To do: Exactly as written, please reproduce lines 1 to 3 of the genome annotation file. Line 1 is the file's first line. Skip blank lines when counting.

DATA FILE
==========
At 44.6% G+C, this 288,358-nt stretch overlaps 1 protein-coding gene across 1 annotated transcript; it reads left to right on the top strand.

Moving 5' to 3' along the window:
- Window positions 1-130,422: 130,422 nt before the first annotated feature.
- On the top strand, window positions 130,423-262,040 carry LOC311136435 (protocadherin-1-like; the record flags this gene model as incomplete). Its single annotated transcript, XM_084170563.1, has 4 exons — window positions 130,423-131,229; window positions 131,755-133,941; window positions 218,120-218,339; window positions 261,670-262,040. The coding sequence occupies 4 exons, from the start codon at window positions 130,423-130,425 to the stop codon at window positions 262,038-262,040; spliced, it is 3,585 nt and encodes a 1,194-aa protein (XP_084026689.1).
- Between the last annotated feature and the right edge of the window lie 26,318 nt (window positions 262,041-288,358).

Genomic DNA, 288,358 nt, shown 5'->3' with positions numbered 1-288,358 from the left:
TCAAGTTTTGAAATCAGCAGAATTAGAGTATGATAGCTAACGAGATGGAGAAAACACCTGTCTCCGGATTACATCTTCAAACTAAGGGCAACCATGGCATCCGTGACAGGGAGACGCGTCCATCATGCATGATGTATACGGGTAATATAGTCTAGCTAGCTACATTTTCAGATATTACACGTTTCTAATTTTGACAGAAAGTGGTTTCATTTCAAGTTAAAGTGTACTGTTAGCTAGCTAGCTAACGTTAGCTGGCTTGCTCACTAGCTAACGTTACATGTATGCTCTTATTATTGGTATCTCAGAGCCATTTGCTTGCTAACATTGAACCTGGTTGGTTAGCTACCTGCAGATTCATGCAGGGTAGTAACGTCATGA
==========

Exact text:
At 44.6% G+C, this 288,358-nt stretch overlaps 1 protein-coding gene across 1 annotated transcript; it reads left to right on the top strand.

Moving 5' to 3' along the window:
- Window positions 1-130,422: 130,422 nt before the first annotated feature.